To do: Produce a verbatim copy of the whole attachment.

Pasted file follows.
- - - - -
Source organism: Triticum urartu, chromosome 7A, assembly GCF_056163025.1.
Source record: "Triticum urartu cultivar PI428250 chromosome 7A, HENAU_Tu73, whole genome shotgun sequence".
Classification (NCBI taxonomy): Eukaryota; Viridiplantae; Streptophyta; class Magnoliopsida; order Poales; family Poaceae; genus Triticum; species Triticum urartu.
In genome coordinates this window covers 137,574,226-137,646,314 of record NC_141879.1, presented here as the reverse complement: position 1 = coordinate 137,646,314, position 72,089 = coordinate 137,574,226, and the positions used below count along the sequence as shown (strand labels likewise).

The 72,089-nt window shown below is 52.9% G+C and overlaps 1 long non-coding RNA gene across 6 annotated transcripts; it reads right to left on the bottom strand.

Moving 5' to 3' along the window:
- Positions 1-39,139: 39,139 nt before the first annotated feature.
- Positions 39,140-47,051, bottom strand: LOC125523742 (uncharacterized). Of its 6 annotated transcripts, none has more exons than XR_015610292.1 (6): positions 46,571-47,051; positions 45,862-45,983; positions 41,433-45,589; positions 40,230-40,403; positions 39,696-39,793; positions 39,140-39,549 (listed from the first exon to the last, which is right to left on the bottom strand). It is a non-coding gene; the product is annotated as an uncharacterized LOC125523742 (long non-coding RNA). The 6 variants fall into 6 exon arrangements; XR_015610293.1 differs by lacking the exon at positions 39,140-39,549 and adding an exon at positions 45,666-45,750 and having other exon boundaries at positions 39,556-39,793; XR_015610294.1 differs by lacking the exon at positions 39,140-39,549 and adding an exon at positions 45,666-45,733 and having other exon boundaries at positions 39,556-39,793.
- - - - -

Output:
Source organism: Triticum urartu, chromosome 7A, assembly GCF_056163025.1.
Source record: "Triticum urartu cultivar PI428250 chromosome 7A, HENAU_Tu73, whole genome shotgun sequence".
Classification (NCBI taxonomy): Eukaryota; Viridiplantae; Streptophyta; class Magnoliopsida; order Poales; family Poaceae; genus Triticum; species Triticum urartu.
In genome coordinates this window covers 137,574,226-137,646,314 of record NC_141879.1, presented here as the reverse complement: position 1 = coordinate 137,646,314, position 72,089 = coordinate 137,574,226, and the positions used below count along the sequence as shown (strand labels likewise).

The 72,089-nt window shown below is 52.9% G+C and overlaps 1 long non-coding RNA gene across 6 annotated transcripts; it reads right to left on the bottom strand.

Moving 5' to 3' along the window:
- Positions 1-39,139: 39,139 nt before the first annotated feature.
- Positions 39,140-47,051, bottom strand: LOC125523742 (uncharacterized). Of its 6 annotated transcripts, none has more exons than XR_015610292.1 (6): positions 46,571-47,051; positions 45,862-45,983; positions 41,433-45,589; positions 40,230-40,403; positions 39,696-39,793; positions 39,140-39,549 (listed from the first exon to the last, which is right to left on the bottom strand). It is a non-coding gene; the product is annotated as an uncharacterized LOC125523742 (long non-coding RNA). The 6 variants fall into 6 exon arrangements; XR_015610293.1 differs by lacking the exon at positions 39,140-39,549 and adding an exon at positions 45,666-45,750 and having other exon boundaries at positions 39,556-39,793; XR_015610294.1 differs by lacking the exon at positions 39,140-39,549 and adding an exon at positions 45,666-45,733 and having other exon boundaries at positions 39,556-39,793.